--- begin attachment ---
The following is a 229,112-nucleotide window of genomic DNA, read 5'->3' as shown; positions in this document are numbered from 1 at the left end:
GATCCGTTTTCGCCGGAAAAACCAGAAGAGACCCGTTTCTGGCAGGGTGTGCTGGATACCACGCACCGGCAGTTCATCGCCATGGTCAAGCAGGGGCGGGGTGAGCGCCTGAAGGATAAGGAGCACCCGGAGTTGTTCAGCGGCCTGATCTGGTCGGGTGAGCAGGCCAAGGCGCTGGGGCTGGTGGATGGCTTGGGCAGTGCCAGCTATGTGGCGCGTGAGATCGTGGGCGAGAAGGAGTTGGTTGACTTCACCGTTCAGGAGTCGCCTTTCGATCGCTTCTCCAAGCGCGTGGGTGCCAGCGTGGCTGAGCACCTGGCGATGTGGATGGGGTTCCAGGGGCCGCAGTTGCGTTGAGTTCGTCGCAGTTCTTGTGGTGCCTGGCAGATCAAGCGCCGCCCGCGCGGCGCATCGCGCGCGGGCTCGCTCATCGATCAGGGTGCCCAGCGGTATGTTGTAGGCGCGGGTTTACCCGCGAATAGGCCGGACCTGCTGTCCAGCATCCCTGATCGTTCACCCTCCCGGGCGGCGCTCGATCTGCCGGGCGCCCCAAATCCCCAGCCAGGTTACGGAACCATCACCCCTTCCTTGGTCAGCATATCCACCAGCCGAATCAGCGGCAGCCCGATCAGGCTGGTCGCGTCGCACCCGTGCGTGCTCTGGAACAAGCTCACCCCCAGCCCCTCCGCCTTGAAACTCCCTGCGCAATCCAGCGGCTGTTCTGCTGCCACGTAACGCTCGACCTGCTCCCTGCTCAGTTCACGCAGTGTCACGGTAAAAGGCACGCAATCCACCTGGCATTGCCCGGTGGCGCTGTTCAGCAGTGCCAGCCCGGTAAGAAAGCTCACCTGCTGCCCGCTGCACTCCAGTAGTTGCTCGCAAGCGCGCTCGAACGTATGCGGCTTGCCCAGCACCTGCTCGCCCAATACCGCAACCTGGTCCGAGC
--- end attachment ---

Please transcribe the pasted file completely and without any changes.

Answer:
The following is a 229,112-nucleotide window of genomic DNA, read 5'->3' as shown; positions in this document are numbered from 1 at the left end:
GATCCGTTTTCGCCGGAAAAACCAGAAGAGACCCGTTTCTGGCAGGGTGTGCTGGATACCACGCACCGGCAGTTCATCGCCATGGTCAAGCAGGGGCGGGGTGAGCGCCTGAAGGATAAGGAGCACCCGGAGTTGTTCAGCGGCCTGATCTGGTCGGGTGAGCAGGCCAAGGCGCTGGGGCTGGTGGATGGCTTGGGCAGTGCCAGCTATGTGGCGCGTGAGATCGTGGGCGAGAAGGAGTTGGTTGACTTCACCGTTCAGGAGTCGCCTTTCGATCGCTTCTCCAAGCGCGTGGGTGCCAGCGTGGCTGAGCACCTGGCGATGTGGATGGGGTTCCAGGGGCCGCAGTTGCGTTGAGTTCGTCGCAGTTCTTGTGGTGCCTGGCAGATCAAGCGCCGCCCGCGCGGCGCATCGCGCGCGGGCTCGCTCATCGATCAGGGTGCCCAGCGGTATGTTGTAGGCGCGGGTTTACCCGCGAATAGGCCGGACCTGCTGTCCAGCATCCCTGATCGTTCACCCTCCCGGGCGGCGCTCGATCTGCCGGGCGCCCCAAATCCCCAGCCAGGTTACGGAACCATCACCCCTTCCTTGGTCAGCATATCCACCAGCCGAATCAGCGGCAGCCCGATCAGGCTGGTCGCGTCGCACCCGTGCGTGCTCTGGAACAAGCTCACCCCCAGCCCCTCCGCCTTGAAACTCCCTGCGCAATCCAGCGGCTGTTCTGCTGCCACGTAACGCTCGACCTGCTCCCTGCTCAGTTCACGCAGTGTCACGGTAAAAGGCACGCAATCCACCTGGCATTGCCCGGTGGCGCTGTTCAGCAGTGCCAGCCCGGTAAGAAAGCTCACCTGCTGCCCGCTGCACTCCAGTAGTTGCTCGCAAGCGCGCTCGAACGTATGCGGCTTGCCCAGCACCTGCTCGCCCAATACCGCAACCTGGTCCGAGC